Cybercrime costs the UK several billion pounds per year. Indeed, a recent government report showed that 46% of all businesses identified at least one cyber attack in the last year, with 74% of directors regarding cyber security as a high priority issue for them.
What’s more, a recent study found that organizations have a significant blindspot when it comes to cyber security. The study found that when organizations are attacked by hackers, the length of time taken to recover, and the resources required to do so, leave them vulnerable to subsequent attacks. The authors suggest this blind spot is the interval between the recovery from the first incident, and the subsequent incident.
The author examined data from the VERIS database, which records incidents of cyber attack across a range of industries and different organizational sizes.
“Cyber attacks and data breaches are becoming more and more frequent and most companies will have plans for counterattack in place,” the authors say. “However, the problem arises when you look into organisations’ recovery times. If a company takes a month to recover from a cyber attack, but the next incident is a week away, there is a real risk that the subsequent attack can’t be tackled because recovery resources will have been deployed to handle the first attack.”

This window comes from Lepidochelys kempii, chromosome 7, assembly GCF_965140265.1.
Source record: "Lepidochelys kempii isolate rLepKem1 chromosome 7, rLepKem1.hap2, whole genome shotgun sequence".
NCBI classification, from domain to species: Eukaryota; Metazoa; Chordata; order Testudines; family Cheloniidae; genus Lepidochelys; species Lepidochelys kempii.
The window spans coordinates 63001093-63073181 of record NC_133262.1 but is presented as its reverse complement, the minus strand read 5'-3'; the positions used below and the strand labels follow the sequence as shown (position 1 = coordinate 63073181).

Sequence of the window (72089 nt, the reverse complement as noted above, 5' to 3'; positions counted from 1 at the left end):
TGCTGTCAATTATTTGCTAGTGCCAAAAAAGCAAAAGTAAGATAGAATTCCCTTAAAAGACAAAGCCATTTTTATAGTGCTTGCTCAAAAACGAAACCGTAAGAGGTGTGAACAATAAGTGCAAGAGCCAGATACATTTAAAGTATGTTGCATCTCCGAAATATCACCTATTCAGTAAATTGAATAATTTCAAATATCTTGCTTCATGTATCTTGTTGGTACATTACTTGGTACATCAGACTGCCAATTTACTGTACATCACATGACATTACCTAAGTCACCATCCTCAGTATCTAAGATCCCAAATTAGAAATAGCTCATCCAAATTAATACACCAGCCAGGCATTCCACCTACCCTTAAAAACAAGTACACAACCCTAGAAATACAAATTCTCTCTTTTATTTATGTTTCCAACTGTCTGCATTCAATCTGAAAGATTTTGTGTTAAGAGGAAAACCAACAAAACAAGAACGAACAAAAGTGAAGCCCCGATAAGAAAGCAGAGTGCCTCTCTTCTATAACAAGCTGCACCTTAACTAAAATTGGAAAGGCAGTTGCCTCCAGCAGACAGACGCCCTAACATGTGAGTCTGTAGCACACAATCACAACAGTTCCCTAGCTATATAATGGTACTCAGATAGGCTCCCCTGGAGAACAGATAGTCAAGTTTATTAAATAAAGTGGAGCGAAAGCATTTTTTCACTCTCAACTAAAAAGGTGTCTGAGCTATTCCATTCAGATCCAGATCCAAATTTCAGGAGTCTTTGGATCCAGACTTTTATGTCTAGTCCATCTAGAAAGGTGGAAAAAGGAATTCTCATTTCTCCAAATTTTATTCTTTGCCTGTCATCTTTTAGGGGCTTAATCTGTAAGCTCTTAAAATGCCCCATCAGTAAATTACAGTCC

It is perhaps not surprising therefore that there is growing interest in the field. The latest project comes in the form of a new research center setup by Cardiff University in partnership with Airbus.
The facility, which will be known as the The Centre of Excellence in Cyber Security Analytics, is believed to be the first facility of its kind in Europe. It will bring together expertise from across both the university and Airbus to study areas ranging from machine learning to data analytics, with the goal being to make digital systems more secure and robust.
“Cyber security analytics is about improving our resilience to cyber-attacks through data modelling to detect and block malicious behaviour before it causes its full impact; but also about understanding what motivates the behaviour, what its likely impact will be, and how to communicate security alerts among decision and policy-makers,” the university said.
The center is part of a wider range of initiatives that see companies working closely with academia. For instance, earlier this year saw the Leidos sponsored InterACE challenge that saw the brightest cyber talent from across the UK compete on their CyberNEXS platform.
The partnership between Cardiff and Airbus will also involve a strong talent management relationship, both in terms of sharing knowledge but also potentially secondments and industrial placements for researchers and students.
“Collaborating with leading Universities such as Cardiff to research and develop sophisticated machine learning and data analytics for attack detection is a key approach in the future protection of critical systems. The launch of the Centre of Excellence in Cyber Security Analytics is an enabler for the rapid transfer of research into operational activities and ensures that researchers are able to access the latest techniques and data, and in addition are supported by Airbus experts,” Airbus said.